All that concentrated demand puts pressure on prices to rise, but that doesn’t mean campaigns are paying top dollar. By law, candidates for federal office are entitled to rates that are the “lowest unit charge per class of time” within 45 days before a primary, or 60 days before a general election. That means they receive the discounted rates given to loyal, favored advertisers. (While the campaigns get the lowest rates in a given ad class, they do tend not to buy the cheapest class, which is subject to “immediate pre-emption.”) In fact, Goldstein and his Kantar colleague Elizabeth Wilner argue that the primary motivation behind broadcasters’ opposition to a new FCC rule mandating that political ad buys be posted online is that the broadcasters don’t want ordinary non-political advertisers to know just how low those rates are.
Super PACs and issue groups, though, are not entitled to the same low rates. And in a post-Citizens United world, those groups account for an increasing share of political ad buys. In 2002, candidates accounted for about 60% of political ads; in 2010, it was down to about 40%, and it’s expected to fall further this year. And as the campaigns buy up ad time, and drive up costs on the remaining inventory, the rates for super PACs—and other advertisers who just have to have that 30-second spot in that hour on that day—shoot up. The difference between the campaign’s “lowest unit rate” and what a super PAC might pay can be significant, says Goldstein—anywhere from 150 to 5000 percent.
Put all the right conditions together, and the effect on ad prices can be extraordinary. According to Goldstein, a spot in Des Moines, Iowa, on Dec. 30—in the middle of the Insight Bowl, which pitted the University of Iowa football against Oklahoma; and four days before the Iowa caucus—went for $15,000. The cost normally would have been $500.
‘You can’t count on political money until the check arrives’
The targeted nature of political ad buys sorts broadcasters into groups of big, big winners and (relative) losers. As the targeting becomes ever more fine-tuned, though, even the winners have to accept some unpredictability.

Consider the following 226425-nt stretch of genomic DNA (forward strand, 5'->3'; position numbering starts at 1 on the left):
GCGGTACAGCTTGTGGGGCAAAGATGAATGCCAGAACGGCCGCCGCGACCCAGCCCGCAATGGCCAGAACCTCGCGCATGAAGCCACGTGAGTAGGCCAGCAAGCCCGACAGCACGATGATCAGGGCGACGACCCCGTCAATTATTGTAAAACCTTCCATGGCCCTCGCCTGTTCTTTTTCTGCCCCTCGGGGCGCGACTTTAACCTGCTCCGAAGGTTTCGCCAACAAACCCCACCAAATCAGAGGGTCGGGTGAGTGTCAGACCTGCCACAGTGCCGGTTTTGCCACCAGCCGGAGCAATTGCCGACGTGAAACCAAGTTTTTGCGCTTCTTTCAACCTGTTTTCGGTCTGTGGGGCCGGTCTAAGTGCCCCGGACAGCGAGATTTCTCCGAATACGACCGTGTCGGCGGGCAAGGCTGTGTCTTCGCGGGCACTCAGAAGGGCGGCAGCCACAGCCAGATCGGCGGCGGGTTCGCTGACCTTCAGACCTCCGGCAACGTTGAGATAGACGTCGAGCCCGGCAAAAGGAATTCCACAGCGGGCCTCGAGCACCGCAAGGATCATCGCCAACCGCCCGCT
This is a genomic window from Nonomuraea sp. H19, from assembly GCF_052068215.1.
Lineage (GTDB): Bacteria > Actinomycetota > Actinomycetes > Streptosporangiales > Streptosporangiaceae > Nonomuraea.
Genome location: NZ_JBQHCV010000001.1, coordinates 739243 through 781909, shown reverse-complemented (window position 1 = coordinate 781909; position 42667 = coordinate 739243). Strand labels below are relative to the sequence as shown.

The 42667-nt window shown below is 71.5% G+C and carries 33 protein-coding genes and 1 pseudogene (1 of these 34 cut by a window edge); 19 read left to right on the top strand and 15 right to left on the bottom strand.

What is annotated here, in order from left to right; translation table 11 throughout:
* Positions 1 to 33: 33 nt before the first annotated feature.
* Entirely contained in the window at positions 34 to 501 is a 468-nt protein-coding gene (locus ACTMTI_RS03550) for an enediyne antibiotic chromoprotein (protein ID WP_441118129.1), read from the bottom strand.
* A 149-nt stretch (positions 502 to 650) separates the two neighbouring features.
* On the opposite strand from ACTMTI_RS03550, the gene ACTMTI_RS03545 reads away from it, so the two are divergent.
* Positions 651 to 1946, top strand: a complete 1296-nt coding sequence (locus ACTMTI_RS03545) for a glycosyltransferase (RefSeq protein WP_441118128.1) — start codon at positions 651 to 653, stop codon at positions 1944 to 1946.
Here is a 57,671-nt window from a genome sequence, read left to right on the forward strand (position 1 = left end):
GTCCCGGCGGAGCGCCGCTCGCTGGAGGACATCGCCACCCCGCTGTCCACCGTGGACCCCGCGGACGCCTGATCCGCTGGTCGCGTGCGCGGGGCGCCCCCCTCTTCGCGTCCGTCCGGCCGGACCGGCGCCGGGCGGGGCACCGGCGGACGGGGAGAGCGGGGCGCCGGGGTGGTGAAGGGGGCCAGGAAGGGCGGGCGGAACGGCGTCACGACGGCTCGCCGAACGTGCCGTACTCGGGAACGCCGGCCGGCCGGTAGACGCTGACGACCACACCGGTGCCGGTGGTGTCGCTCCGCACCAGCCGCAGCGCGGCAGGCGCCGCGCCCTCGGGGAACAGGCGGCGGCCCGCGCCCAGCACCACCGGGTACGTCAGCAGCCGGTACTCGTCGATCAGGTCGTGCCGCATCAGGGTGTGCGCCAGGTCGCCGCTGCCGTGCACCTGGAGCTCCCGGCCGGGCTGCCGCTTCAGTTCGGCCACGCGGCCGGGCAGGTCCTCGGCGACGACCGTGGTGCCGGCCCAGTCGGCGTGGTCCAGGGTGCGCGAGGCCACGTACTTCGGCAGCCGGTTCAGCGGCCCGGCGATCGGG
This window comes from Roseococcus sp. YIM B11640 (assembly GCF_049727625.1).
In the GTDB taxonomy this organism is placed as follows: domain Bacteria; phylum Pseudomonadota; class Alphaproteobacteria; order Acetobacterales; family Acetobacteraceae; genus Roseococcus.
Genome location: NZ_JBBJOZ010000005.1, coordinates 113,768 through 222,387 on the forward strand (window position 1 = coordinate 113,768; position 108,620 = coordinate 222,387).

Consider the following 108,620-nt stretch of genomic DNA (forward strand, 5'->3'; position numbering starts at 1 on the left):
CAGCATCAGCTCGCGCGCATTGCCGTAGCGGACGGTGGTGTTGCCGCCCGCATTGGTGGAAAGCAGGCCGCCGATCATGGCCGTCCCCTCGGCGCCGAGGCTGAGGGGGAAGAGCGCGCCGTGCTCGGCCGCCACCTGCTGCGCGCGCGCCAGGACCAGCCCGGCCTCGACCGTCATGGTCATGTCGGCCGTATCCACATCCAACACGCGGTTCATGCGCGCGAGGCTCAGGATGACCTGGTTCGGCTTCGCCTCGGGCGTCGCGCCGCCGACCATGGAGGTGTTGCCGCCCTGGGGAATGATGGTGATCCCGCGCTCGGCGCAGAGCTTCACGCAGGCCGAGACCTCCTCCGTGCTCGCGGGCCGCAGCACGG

That instability is driven by polling, which, as it has become finer science and bigger business, is giving campaigns and super PACs more precise and time-sensitive information about which voters to target.
Bob Prather, the president of Gray Television, an Atlanta-based company which operates 36 stations in 30 small to medium-sized markets, said this effect led Republicans in 2008 to pull $800,000 in ads from his Ohio stations as they focused their efforts elsewhere. Three days later, Democrats cancelled their $500,000 buy.
“The thing I’ve seen in 20 years is that the spending is a lot more sophisticated and controlled,” said Prather. “They move money around real fast depending on polling. It seems to be more volatile every election cycle.”
In some cases, spending is also compressed into shorter time periods. That was certainly the situation this year for WIS TV in Columbia, S.C., at the center of a key early primary state. Scott Sanders, the station’s general manager, said just $100,000 had been spent in his market as of Jan. 3; by the Jan. 21 primary, the figure had ballooned to nearly $2 million.
“Four years ago, candidates started advertising in October of 2007,” said Sanders. “This time, it started two weeks before the primary and was lumped into one big sum. Super PACs came with basically unlimited money and said, ‘We’ve got X amount to spend, where can you put it?’ For a 12-day period in January it was unlike anything I’d ever seen.” (Sanders said he actually exhausted his inventory and had to turn some super PACs down, just the doomsday scenario pondered in a recent Campaigns & Elections article headlined, “Could we run out of airtime?”)
In other words, it was the flip side of what happened in Pennsylvania this year. But Holly Steuart, vice president and general manager of a CBS and CW affiliate in the Harrisburg market, was philosophical about missing out on that presidential primary spending.